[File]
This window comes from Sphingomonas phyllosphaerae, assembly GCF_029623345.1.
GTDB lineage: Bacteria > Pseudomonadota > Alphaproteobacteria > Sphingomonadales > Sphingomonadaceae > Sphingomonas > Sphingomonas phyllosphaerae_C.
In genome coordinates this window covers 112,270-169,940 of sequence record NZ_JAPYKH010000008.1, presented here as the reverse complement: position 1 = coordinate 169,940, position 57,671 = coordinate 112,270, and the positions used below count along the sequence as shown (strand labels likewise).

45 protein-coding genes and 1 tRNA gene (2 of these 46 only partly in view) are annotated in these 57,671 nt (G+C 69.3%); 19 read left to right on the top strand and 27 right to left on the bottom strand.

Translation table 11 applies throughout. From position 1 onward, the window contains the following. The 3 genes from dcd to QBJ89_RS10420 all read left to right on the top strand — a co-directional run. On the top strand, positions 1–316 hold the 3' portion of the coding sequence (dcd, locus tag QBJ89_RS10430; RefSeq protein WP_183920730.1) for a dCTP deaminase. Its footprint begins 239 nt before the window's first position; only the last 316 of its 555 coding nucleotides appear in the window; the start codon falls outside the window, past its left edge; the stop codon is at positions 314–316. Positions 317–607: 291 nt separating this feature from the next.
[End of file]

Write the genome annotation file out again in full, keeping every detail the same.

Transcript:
This window comes from Sphingomonas phyllosphaerae, assembly GCF_029623345.1.
GTDB lineage: Bacteria > Pseudomonadota > Alphaproteobacteria > Sphingomonadales > Sphingomonadaceae > Sphingomonas > Sphingomonas phyllosphaerae_C.
In genome coordinates this window covers 112,270-169,940 of sequence record NZ_JAPYKH010000008.1, presented here as the reverse complement: position 1 = coordinate 169,940, position 57,671 = coordinate 112,270, and the positions used below count along the sequence as shown (strand labels likewise).

45 protein-coding genes and 1 tRNA gene (2 of these 46 only partly in view) are annotated in these 57,671 nt (G+C 69.3%); 19 read left to right on the top strand and 27 right to left on the bottom strand.

Translation table 11 applies throughout. From position 1 onward, the window contains the following. The 3 genes from dcd to QBJ89_RS10420 all read left to right on the top strand — a co-directional run. On the top strand, positions 1–316 hold the 3' portion of the coding sequence (dcd, locus tag QBJ89_RS10430; RefSeq protein WP_183920730.1) for a dCTP deaminase. Its footprint begins 239 nt before the window's first position; only the last 316 of its 555 coding nucleotides appear in the window; the start codon falls outside the window, past its left edge; the stop codon is at positions 314–316. Positions 317–607: 291 nt separating this feature from the next.